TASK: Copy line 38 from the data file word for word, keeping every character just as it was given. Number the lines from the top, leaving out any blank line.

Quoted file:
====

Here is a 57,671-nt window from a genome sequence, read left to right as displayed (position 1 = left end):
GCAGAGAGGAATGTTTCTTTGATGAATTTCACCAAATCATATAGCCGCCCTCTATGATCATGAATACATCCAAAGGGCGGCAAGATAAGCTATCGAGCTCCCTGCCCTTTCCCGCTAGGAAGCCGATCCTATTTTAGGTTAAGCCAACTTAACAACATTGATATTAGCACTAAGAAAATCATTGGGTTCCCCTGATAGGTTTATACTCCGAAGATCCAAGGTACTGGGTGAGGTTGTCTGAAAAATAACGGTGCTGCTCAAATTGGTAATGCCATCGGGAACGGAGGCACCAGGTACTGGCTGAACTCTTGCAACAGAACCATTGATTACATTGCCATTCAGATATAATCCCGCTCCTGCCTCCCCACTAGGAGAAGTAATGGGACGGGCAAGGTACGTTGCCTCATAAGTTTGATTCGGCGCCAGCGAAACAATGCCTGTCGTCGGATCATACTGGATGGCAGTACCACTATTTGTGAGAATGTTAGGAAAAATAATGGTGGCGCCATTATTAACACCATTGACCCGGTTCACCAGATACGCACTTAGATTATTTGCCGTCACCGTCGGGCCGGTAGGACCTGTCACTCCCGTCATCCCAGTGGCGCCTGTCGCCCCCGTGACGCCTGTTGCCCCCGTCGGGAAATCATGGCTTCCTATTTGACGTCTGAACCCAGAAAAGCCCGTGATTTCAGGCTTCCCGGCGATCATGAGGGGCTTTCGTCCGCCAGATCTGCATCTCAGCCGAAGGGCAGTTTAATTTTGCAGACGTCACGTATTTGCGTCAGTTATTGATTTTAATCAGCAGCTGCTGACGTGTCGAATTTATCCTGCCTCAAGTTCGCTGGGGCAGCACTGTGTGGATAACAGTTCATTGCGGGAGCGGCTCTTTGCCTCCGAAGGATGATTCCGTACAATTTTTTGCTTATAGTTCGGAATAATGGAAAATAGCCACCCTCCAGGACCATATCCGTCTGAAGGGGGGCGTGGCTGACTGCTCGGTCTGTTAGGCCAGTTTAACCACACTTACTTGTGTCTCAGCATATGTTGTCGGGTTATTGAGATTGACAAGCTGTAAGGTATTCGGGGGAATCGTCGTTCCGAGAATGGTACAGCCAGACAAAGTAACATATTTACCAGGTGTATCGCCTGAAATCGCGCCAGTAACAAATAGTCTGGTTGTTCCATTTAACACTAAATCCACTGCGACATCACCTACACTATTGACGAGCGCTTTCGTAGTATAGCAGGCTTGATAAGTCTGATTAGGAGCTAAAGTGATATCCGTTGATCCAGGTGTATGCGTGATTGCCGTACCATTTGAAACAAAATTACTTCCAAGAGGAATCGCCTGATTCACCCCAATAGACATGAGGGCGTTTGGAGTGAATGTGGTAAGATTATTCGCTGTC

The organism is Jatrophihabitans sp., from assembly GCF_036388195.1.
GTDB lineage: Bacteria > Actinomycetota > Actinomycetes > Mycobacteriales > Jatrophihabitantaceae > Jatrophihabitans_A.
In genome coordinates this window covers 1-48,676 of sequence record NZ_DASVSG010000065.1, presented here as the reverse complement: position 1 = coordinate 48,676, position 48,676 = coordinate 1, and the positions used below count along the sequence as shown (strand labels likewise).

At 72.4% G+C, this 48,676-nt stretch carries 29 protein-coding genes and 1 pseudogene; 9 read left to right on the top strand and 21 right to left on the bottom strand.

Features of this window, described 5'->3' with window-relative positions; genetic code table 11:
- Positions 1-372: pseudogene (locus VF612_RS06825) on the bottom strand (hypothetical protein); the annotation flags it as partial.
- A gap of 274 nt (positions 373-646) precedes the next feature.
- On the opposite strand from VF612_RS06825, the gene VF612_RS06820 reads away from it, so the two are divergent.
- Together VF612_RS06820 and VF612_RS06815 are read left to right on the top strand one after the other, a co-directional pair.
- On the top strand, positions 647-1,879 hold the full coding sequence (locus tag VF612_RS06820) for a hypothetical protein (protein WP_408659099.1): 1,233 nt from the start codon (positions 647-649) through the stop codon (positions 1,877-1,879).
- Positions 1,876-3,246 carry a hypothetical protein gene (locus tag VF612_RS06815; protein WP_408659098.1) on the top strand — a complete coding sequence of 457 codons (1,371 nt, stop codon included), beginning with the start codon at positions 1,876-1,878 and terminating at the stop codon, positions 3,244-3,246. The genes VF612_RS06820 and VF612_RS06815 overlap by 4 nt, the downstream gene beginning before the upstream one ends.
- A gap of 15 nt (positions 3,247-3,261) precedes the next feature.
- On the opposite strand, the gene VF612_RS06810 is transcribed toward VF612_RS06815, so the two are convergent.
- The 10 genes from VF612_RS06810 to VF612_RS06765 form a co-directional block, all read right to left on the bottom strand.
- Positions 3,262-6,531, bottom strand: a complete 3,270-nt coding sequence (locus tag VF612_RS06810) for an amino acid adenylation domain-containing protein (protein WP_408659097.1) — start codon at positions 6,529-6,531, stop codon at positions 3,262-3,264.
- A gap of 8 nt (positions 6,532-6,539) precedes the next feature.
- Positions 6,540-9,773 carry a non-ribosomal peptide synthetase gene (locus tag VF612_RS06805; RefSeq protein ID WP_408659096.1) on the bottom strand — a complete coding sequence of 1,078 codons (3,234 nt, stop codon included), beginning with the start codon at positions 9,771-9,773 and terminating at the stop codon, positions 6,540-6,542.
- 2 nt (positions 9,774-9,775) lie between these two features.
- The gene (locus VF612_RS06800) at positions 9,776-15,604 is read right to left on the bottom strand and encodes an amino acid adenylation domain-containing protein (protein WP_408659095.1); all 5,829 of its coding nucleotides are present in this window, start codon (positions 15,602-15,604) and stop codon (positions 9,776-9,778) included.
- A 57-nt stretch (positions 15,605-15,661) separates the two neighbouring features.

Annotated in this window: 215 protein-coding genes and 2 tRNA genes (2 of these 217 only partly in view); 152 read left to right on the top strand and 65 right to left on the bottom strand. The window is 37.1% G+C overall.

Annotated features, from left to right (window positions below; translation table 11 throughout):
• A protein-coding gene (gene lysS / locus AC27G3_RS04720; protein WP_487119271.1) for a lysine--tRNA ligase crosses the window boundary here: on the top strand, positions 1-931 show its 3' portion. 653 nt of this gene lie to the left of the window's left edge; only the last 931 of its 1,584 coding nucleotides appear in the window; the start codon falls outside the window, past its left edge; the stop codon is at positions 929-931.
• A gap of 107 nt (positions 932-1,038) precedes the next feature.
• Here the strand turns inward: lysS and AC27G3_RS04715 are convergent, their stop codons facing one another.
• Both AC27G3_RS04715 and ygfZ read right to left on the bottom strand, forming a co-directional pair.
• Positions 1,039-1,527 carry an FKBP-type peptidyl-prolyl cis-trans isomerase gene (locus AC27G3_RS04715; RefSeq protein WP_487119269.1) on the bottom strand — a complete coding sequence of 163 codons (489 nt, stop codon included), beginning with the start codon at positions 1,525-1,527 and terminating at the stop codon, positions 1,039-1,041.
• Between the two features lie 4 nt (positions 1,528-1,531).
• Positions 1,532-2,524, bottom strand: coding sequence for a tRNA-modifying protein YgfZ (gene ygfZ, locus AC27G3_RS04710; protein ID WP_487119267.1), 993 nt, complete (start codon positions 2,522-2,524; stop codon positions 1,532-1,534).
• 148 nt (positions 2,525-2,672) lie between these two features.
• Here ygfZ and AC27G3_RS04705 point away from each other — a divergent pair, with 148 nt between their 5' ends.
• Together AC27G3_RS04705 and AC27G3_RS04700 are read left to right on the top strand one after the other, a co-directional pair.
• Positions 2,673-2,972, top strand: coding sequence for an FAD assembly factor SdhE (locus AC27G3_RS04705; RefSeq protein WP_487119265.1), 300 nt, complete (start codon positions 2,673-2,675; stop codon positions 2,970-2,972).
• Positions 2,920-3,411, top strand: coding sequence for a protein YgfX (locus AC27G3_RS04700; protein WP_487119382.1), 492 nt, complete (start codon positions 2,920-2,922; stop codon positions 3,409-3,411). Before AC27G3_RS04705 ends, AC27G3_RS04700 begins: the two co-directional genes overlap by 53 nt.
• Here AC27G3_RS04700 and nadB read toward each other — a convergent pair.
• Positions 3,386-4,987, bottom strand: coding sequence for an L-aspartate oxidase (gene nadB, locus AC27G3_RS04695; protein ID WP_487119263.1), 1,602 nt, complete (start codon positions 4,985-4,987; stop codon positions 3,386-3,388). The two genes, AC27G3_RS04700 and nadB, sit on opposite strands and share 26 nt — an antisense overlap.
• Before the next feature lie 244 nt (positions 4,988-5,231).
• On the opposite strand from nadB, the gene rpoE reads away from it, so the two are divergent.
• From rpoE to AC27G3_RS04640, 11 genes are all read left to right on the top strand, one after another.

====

• Positions 3,386-4,987, bottom strand: coding sequence for an L-aspartate oxidase (gene nadB, locus AC27G3_RS04695; protein ID WP_487119263.1), 1,602 nt, complete (start codon positions 4,985-4,987; stop codon positions 3,386-3,388). The two genes, AC27G3_RS04700 and nadB, sit on opposite strands and share 26 nt — an antisense overlap.